Advocates pushing for Trevyon Rowe Child and Young Teen Mental Health Community Safety Act

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ROCHESTER, N.Y. (WHEC) — Advocates are pushing for legislation aimed at addressing what they say is a lack of mental and behavioral health services and support for children in the Rochester Community.

It’s named “The Trevyon Rowe Child and Young Teen Mental Health Community Safety Act” after the teen with autism who died after wandering away from his school in 2018.

Rowe walked away from School 12 on South Avenue on March 8, 2018. His body was found in the Genesee River three days later.

The legislation would require a framework to direct public servants including, teachers, administrators, safety staff, bus drivers, social workers, and other school employees, law enforcement, and public safety, on how to respond to children with suicidal ideation, who have been the victims of bullying or have wandered from school grounds.

“I know as a parent and also as an advocate that if we looked at Trevon’s IEP there was nothing in there about behavior or wandering. The wandering or elopement behavior… there was nothing in there,” says Lawana Jones, the President of the Autism Council of Rochester, “they knew and they got precursor warning when he wandered away from the school before.”

Jones is still pushing for change and thinks this legislation is a good first step, “even after that 145-page report came out of the Attorney General’s office, what has actually been done? Is anybody going back to make sure that those recommendations or the things that were outlined, that those gaps were filled? No, no one is doing that,” she says.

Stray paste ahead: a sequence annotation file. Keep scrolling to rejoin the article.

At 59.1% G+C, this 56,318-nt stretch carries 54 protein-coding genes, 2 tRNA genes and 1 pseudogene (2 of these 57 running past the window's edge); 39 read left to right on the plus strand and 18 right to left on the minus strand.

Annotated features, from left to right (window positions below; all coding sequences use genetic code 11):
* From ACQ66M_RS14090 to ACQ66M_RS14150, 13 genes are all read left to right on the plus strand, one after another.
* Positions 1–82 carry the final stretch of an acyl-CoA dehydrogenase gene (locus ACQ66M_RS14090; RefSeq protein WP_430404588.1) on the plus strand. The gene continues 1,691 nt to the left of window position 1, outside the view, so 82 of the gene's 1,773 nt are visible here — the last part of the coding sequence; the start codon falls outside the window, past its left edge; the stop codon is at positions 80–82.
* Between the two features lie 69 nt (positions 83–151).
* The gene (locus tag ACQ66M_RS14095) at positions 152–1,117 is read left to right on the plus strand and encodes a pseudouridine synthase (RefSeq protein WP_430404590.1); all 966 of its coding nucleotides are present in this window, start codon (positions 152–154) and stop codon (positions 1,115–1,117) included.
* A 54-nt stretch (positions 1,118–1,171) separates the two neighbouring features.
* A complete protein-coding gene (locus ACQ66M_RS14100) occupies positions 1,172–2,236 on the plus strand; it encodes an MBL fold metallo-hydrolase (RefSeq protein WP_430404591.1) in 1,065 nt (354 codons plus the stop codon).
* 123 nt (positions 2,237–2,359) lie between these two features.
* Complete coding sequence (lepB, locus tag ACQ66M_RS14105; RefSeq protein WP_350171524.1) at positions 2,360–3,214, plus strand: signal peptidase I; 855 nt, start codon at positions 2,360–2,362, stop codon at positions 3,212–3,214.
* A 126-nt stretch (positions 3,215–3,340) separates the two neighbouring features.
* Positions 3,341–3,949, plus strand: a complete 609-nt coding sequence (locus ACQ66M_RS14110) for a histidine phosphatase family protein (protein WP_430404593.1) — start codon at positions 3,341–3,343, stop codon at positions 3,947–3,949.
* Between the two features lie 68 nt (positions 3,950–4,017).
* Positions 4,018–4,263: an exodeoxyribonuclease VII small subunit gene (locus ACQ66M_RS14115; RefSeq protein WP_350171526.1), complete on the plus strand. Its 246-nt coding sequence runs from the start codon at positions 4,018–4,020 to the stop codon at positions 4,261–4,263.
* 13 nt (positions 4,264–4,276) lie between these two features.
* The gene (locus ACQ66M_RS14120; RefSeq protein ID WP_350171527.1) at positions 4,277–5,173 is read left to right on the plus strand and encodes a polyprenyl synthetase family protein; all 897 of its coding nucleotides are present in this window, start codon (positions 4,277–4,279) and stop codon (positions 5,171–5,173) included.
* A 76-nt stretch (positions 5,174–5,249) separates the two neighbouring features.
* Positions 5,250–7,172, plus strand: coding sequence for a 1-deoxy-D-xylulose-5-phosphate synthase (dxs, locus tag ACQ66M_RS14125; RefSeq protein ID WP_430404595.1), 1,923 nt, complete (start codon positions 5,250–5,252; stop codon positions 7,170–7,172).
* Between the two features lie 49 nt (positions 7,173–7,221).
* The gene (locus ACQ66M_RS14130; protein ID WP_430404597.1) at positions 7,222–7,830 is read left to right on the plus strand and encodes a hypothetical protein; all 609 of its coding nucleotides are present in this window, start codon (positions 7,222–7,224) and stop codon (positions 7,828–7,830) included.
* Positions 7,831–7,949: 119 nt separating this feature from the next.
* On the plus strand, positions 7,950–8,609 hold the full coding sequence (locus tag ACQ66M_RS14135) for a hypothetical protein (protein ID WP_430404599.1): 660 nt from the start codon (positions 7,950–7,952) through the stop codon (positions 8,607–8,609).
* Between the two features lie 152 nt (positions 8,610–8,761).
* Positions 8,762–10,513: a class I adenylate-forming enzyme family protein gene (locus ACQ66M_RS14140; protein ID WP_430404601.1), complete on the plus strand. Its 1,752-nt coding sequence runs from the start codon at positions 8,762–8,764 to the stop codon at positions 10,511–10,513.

In addition to mandating districts work with outside mental health agencies and police to have better plans in place for students with special needs, the legislation also calls for a state commission to investigate whether school districts are being honest with the data they self-report when it comes to bullying, harassment and other mental health incidents, an issue News10NBC has been investigating for months.

Treyvon Rowe’s mother supports the Council’s push for legislation, “when I met with her recently, it’s just heart-wrenching there’s nothing to bring her son back and so I’m just hoping that this legislation will at least prevent this from happening to another family in our community,” Jones says.

In the meantime, the Autism Council continues its own outreach, “for African-American parents specifically, who have children that are on the spectrum, they’ve got a know what their rights are and they’ve got to be able to push when they need to push and they’ve got to be able to partner with the school when they need to partner,” says Jones.

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This Rochester City School District says its policies concerning wandering and elopement were updated in January.

More information can be found here.